Mount Hope Barn viewed from the south. Notice the crows nest on the roof
Workers using the Hardy Orchard sprayer
Saw blade hangs on the barn today
Steam engine saw mill was located to the
Northeast of the barn
Mount Hope School, 1903
Located 400 yards north of the barn
The men building the Michael Hamburg Rd, 1907
Mount Hope apples being loaded onto the
Belle of Calhoun
Mount Hope apples being
loaded in St. Louis
Piano class at Mount Hope School
The 1st Michael Rd.
Barrel making (coopering) in the barn
Girl and her lamb on the SE
corner of the barn
The History of Mount Hope
Documented from photos found on the property.
Mount Hope Settlement was originally built prior to 1840. At the time Calhoun County had more native Americans than immigrants. The Mount Hope Settlement which later became a "poor farm" became its own community. In its height, around 1900 it had 5 tenant houses, one of which boasted 22 bedrooms, 2 blacksmiths shops, a sawmill, over 15,000 orchard trees, a school house, and 3 separate cemeteries (46 people are burried here). At the center of the Mount Hope Settlement a massive 3 story barn.
The barn was the epicenter of every farm on the new frontier. Mount Hope was no exception. Originally its barn was constructed around 1830. The original barn suffered a fire and was rebuilt and expanded sometime between 1860 and 1870. The basement of the barn was excavated by hand, removing more than 15,000 cubic feet of dirt (750 tons). Foundation stone was hauled in by mule and wagon to line the basement. Around 1890, redwood timbers were shipped in by steamboat to Hamburg (located 4 miles west) to replace failing oak timbers. Since 1830 the barn has been built on 3 separate times. Howener the mortice and tennon redwood frame from 1890 remains.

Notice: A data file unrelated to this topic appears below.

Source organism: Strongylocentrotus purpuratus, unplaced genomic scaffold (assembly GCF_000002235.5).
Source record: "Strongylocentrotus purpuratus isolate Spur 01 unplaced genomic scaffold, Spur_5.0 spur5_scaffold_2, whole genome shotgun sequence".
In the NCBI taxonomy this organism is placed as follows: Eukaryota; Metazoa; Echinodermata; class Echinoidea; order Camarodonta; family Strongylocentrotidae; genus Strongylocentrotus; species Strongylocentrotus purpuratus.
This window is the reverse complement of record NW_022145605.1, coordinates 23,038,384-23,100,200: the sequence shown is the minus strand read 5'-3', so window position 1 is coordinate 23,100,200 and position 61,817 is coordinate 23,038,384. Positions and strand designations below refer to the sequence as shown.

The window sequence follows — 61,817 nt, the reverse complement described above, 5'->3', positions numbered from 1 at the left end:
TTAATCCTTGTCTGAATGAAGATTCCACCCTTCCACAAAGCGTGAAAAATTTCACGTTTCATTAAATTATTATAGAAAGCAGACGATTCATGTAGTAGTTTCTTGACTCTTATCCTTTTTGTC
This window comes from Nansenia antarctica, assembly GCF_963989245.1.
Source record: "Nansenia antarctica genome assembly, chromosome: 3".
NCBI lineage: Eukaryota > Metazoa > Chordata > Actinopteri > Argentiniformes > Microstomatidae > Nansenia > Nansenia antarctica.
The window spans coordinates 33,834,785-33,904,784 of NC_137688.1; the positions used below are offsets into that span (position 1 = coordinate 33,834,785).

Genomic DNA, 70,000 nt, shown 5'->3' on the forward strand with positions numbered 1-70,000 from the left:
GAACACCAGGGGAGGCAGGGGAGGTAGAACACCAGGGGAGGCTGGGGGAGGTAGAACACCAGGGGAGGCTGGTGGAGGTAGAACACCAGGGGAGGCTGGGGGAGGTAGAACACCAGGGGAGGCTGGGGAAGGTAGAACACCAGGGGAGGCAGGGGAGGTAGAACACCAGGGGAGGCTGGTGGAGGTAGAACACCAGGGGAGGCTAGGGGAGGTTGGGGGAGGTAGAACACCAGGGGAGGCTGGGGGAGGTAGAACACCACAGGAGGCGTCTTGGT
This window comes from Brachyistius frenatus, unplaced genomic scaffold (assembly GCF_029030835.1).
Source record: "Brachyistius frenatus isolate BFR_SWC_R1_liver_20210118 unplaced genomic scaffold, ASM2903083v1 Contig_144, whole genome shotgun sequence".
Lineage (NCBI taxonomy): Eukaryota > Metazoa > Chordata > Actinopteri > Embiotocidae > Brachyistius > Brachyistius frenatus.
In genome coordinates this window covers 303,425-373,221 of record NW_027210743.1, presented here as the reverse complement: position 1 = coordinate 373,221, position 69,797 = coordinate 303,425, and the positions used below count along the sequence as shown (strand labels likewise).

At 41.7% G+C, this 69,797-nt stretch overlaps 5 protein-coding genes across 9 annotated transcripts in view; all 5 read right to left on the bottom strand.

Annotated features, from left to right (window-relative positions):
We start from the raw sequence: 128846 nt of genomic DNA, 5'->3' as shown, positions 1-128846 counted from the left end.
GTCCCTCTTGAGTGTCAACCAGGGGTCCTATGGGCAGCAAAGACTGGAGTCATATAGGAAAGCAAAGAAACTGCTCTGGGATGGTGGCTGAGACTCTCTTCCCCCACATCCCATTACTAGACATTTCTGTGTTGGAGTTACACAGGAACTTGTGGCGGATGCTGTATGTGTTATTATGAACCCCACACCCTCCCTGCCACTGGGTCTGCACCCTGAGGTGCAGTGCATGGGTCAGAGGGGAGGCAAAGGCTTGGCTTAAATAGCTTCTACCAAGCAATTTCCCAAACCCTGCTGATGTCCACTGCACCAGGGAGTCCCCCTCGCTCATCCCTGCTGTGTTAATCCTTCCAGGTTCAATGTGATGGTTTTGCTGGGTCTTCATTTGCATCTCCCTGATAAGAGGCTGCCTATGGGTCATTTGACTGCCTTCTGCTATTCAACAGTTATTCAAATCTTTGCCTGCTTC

During the depression, possibly 100 souls lived happily working the apple orchards and livestock of the Mount Hope Settlement. By 1940, the settlement slowly began to decline. The steamboat town of Hamburg burnt to the ground in 1938 making it very difficult to ship apples and peaches to St. Louis. By 1970 the orchards remained, but the settlement was all but gone. Only a single house was inhabited by the Retzer family who ran the Retzer Pick-Your-Own Apple Orchard until the mid 1980's.